After 2018 Vatican-China agreement, two bishops ordained in China
A man waves China’s flag as Pope Francis leads his general audience in St. Peter’s Square at the Vatican May 22, 2019. PAUL HARING/CNS
By Catholic News Service
August 29, 2019
VATICAN— The ordination of Bishop Anthony Yao Shun of Jining in China’s Inner Mongolia autonomous region was the first episcopal ordination in the country following the provisional agreement signed in 2018 between China and the Vatican.
The Aug. 26 ordination was “the first to take place in the framework of the provisional agreement” on the appointment of bishops, Matteo Bruni, director of the Vatican press office, said in a written statement Aug. 27. Details of that agreement were never made public.
Bruni confirmed that Bishop Yao “received the papal mandate, as was also stated by the ordaining bishop during the ceremony” in China.
Two days later, a second bishop was ordained; Father Stephen Xu Hongwei, 44, was ordained Aug. 28 as coadjutor bishop of Hanzhong in the northern state of Shaanxi.
The Vatican approved Bishop Xu as a candidate in April, but, like Bishop Yao, there was a monthslong wait for the government to give the appointments the go-ahead, according to ucanews.com.
Bishop Yao was ordained bishop by Bishop Paul Meng Qinglu of Hohhot, a vice chairman of the Chinese Catholic Patriotic Association. Three other bishops and more than 120 priests concelebrated, and 50 nuns and more than 1,000 Catholics attended the Mass.
During the ceremony at Our Lady of Rosary Cathedral in Jining, a letter by the Bishops’ Conference of the Catholic Church in China was read aloud, stating that Bishop Yao had been elected “according to the tradition of the election of bishops by the holy church and the regulation of the (bishops’ conference).”
“After verification and a valid election, we give an official approval now. This candidate was approved by the pope,” the letter said, according to ucanews.com.
The nomination and assignment of bishops had been a key sticking point in Vatican-Chinese relations for decades; the Catholic Church insisted that bishops be appointed by the pope, and the Chinese government maintained that would amount to foreign interference in China’s internal affairs.
Catholic communities that have refused to register with the government and refused to follow government-appointed bishops commonly are referred to as belonging to the underground church. Most communities, whether or not they registered with the government, pledged their unity with and fidelity to the pope.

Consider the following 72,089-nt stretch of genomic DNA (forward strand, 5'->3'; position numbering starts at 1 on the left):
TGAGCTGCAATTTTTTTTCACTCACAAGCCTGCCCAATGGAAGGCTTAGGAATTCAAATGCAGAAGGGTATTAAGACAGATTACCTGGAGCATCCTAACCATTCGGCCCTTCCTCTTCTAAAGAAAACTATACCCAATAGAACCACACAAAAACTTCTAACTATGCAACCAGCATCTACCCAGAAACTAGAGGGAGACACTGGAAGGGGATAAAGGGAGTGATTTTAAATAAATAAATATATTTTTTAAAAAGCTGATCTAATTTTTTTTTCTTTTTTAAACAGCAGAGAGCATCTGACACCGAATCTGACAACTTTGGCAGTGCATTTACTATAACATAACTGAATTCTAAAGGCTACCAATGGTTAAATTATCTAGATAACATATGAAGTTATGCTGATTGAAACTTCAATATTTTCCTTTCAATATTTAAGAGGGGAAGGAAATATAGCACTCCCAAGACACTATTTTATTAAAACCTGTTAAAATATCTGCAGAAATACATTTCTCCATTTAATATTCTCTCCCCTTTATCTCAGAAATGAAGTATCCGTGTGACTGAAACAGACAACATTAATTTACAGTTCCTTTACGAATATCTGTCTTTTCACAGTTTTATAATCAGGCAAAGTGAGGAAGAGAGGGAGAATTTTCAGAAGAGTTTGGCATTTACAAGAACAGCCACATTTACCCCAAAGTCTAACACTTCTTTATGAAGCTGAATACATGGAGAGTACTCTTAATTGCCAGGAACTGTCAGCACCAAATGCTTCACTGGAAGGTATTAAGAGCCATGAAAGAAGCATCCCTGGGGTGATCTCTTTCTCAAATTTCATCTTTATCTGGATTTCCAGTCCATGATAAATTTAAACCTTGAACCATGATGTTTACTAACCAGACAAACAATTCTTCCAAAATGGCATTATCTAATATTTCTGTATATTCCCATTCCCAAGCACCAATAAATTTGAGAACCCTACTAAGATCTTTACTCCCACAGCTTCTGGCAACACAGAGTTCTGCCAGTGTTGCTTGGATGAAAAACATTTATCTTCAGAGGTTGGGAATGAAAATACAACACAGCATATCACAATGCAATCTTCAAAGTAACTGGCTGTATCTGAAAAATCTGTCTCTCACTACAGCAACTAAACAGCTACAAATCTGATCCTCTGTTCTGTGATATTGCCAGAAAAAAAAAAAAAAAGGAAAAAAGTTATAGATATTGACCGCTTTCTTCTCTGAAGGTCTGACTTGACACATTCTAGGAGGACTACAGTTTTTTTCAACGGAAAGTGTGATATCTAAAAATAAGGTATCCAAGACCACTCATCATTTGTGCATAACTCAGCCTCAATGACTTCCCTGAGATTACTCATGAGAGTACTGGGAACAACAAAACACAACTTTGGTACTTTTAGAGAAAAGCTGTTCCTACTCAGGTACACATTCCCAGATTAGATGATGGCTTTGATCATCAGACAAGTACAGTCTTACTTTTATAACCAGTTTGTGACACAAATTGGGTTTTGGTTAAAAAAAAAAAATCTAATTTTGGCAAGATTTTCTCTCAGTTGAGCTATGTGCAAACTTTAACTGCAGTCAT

Vatican officials always said that giving up full control over the nomination of bishops would not be what it hoped for, but that it could be an acceptable first step toward ensuring greater freedom and security for the Catholic community there.
When the provisional agreement was signed in 2018, Pope Francis also lifted the excommunications or irregular status of seven bishops who had been ordained with government approval, but not the Vatican’s consent. The move meant all of the Catholic bishops in China were in full communion with the pope for the first time in decades.
Vatican News said Bishop Yao chose “Misericordes sicut Pater” (Merciful like the Father) as his episcopal motto, the same motto as the 2015-2016 Jubilee Year of Mercy called for by Pope Francis.
Bishop Yao, who was born in Ulanqab in 1965, was ordained a priest in Jining in 1991. He studied in the United States from 1994 to 1998 and pursued a specialization in liturgy at St. John’s University in Collegeville, Minnesota. He also spent time in Jerusalem concentrating on biblical studies.
The bishop, 54, who is considered a liturgy expert in China, taught and worked as a spiritual director at the national seminary in Beijing. He has been working in the liturgical commission that is under the Patriotic Association and the Council of Chinese Bishops since 1998, serving now as its vice director.
It is believed that Bishop Yao was secretly approved by the Vatican in 2010 when he returned to the Diocese of Jining from Beijing. In Jining, he served as vicar general of the diocese.
Jining has about 70,000 Catholics served by 31 priests, one deacon and 12 nuns. It has two seminarians, ucanews.com reported.
Bishop Xu was ordained by Bishop Joseph Ma Yinglin of Kunming, head of the Bishops’ Conference of the Catholic Church in China. Seven other bishops concelebrated and about 500 people attended the Mass at St. Michael Cathedral in Hanzhong.
Bishop Xu, who was born in Shaanxi in1975, was ordained a priest in Hanzhong in 2002. He studied pastoral theology in Rome and served in the Archdiocese of Vancouver, British Columbia, from 2008 to 2010, according to ucanews.com.
Hanzhong Diocese has 27 priests, eight nuns and one seminarian serving nearly 20,000 Catholics in 21 churches, the Catholic news outlet said. CBCPNEWS